Three women became friends: a Jew, a Christian and a Moslem. As their trust in one another grew, they decided to bring this tenuous connection back to their faith communities, and the Abraham Festival was born. Their idea was to explore commonalities, starting with common roots in the story of Abraham. Personally I made connections and friendships across boundaries which previously had felt impenetrable. At one early event, I met a Moslem man who told me, “This is the first time that I have been inside the same room with a Jew.” Now we have not only been inside the same room, but eaten at the same table, and learned that many of the traditions and values we thought were ours alone are shared from our Abrahamic roots. The history of Christians and Muslems and Jews has been very painful, and the work of building trust across these barriers is delicate and frequently difficult. Still, the festival and those who organize it have persevered. Out of it has come a remarkable degree of communication and friendship in our city, that has manifested dramatically from time to time, in vigils where we mourned together, and in support from the synagogue and churches when there was an arson attack at the mosque. The work is not over, but there is something to draw from now.
The Abraham Festival is in part a symbolic tent that is thrown open for people of different faiths to join together for celebrations and conversations.
It strengthens/nurtures understanding, acceptance and friendship. It helps to define who we are as a community because it’s how we treat each other that will truly guide our future as a community.
By building these relationships, the Abraham Festival contributes to the creation of a welcoming, progressive and prosperous community.
For the past 14 years, the Abraham Festival of Peterborough has annually brought together the city’s Christians, Muslims and Jews to explore our differences and similarities. It has helped these three religions to understand one another, and foster unity and harmony. As the President of Beth Israel Synagogue in Peterborough for the past 15 years, I can strongly endorse the outstanding work of the Abraham Festival.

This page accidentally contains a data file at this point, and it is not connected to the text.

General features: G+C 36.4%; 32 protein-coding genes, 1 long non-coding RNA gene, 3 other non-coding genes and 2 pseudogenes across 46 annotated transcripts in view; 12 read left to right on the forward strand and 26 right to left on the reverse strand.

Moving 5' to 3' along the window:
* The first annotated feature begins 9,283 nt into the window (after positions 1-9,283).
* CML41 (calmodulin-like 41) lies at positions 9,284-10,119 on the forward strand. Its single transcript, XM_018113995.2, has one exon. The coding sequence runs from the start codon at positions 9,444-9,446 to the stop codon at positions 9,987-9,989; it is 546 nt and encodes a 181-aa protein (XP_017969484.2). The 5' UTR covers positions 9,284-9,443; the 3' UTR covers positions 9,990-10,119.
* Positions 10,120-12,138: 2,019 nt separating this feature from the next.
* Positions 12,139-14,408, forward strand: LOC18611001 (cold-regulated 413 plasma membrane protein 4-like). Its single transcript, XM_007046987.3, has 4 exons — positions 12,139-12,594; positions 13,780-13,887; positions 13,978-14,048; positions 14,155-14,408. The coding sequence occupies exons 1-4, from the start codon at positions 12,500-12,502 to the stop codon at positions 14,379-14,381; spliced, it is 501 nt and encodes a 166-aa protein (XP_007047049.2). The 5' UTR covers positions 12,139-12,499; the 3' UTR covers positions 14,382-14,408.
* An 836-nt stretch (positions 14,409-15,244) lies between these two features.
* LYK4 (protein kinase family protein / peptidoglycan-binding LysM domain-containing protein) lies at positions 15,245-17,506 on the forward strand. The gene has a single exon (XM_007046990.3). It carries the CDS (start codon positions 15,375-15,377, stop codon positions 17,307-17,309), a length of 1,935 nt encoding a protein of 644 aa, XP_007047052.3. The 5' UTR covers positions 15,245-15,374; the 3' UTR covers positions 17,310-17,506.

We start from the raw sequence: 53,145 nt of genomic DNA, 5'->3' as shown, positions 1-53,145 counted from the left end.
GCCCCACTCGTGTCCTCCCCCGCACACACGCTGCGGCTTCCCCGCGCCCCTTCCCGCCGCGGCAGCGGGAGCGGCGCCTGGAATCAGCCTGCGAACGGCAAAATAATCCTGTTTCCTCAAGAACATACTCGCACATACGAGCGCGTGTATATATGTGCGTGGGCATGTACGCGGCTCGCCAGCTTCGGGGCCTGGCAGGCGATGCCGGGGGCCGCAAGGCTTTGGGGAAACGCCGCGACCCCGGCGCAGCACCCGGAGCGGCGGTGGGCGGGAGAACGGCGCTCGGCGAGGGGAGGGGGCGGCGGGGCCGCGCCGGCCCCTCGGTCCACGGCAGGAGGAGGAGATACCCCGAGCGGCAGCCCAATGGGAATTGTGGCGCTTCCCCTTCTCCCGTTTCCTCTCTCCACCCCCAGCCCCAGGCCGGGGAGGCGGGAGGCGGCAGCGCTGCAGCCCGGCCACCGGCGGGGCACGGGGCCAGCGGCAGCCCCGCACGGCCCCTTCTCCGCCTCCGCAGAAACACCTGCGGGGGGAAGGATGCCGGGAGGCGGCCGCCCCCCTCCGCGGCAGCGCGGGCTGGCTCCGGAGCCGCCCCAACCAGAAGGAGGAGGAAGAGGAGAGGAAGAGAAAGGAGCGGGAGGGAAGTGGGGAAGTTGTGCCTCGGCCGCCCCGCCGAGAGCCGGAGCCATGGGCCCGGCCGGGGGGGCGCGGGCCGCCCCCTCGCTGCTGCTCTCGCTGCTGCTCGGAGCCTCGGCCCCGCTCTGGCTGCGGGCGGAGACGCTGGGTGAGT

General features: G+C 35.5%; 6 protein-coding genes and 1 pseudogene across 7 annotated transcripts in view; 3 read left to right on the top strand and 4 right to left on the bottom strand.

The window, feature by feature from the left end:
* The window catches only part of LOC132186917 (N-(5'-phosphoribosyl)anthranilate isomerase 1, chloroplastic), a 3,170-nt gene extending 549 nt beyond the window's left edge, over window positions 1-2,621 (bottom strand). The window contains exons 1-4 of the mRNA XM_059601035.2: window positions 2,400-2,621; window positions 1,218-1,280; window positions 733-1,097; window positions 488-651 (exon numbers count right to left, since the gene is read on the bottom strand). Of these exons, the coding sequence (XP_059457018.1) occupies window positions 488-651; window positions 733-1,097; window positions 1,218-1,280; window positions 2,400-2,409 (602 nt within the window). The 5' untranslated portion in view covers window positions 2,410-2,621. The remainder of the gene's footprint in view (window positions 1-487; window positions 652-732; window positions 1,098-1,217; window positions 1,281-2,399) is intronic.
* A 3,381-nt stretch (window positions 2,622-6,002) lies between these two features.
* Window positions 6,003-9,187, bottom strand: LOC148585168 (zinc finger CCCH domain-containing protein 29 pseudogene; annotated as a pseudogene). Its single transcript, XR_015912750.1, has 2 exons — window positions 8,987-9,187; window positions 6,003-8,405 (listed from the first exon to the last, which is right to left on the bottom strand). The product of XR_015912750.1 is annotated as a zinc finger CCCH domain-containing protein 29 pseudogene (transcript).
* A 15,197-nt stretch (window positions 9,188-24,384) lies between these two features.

The work of the Abraham Festival was very apparent following the terrible hate crime of arson which was inflicted to Peterborough’s only mosque in November of 2015. In the aftermath of the fire, the Muslim community of Peterborough did not have their own house of worship to pray in. In response, the churches and synagogue of Peterborough opened their doors and the Muslim community accepted these offers. It must be recognized that the Abraham Festival had already built the links that made this possible through their wonderful work in the years before.
The Peterborough Police Service welcomes the many efforts of local citizens who are building bridges and connections in our community.
The Abraham Festival is a wonderful example of how we can move beyond the surface of what appears to make us different and find roots that unite us and make us stronger together.
Crime prevention is more than locks, bolts or security cameras. The heart of crime prevention is healthy relationships and supporting each other with both respect and compassion. It is peace making.
We know that the safety and well-being of any community can be measured by the strength and resilience of the relationships between its members.
Thank you to the Abraham Festival for showing that the values and principles of faith transcend religious divide and for creating opportunities for community members to gather together to learn, explore and find common ground in diversity.
Peterborough is a welcoming community. This is no accident. Leadership from a range of sectors has created a resilient and inclusive community we call home. The Abraham Festival has been a significant contributor to these results. For nearly two decades, the volunteers at the Abraham Festival have brought our community together for meaningful and courageous conversations that celebrate the diversities of our faiths while finding common ground in our dreams and aspirations for a better world. These annual multi-faith, intergenerational conversations and workshops serve as an example to all who pursue peace and provide yet another reason to treasure Peterborough—Kawartha.
Peterborough est une communauté accueillante. Ce n’est pas un hasard. Le leadership d’une gamme de secteurs a créé une communauté résiliente et inclusive que nous appelons notre chez nous. Le Festival d’Abraham a contribué de manière significative à ces résultats. Pendant près de deux décennies, les bénévoles du Festival d’Abraham ont réuni notre communauté pour des conversations significatives et courageuses qui célèbrent la diversité de nos fois et nous permettent de partager ensemble nos rêves et nos aspirations pour un monde meilleur. Ces conversations et ateliers intergénérationnels annuels servent d’exemple à tous ceux qui promeuvent la paix et fournissent encore une autre raison de valoriser Peterborough-Kawartha.
There are moments in each of our lives when we feel part of something extremely important. I felt that 15 years ago being a founding member of Peterborough’s Abraham Festival.
More than ever today, people misunderstand others simply because they are different. And like the three Abrahamic faiths, we often fail to see the greater unity there and to celebrate our diversity.
We need to continue our work. The world depends on it!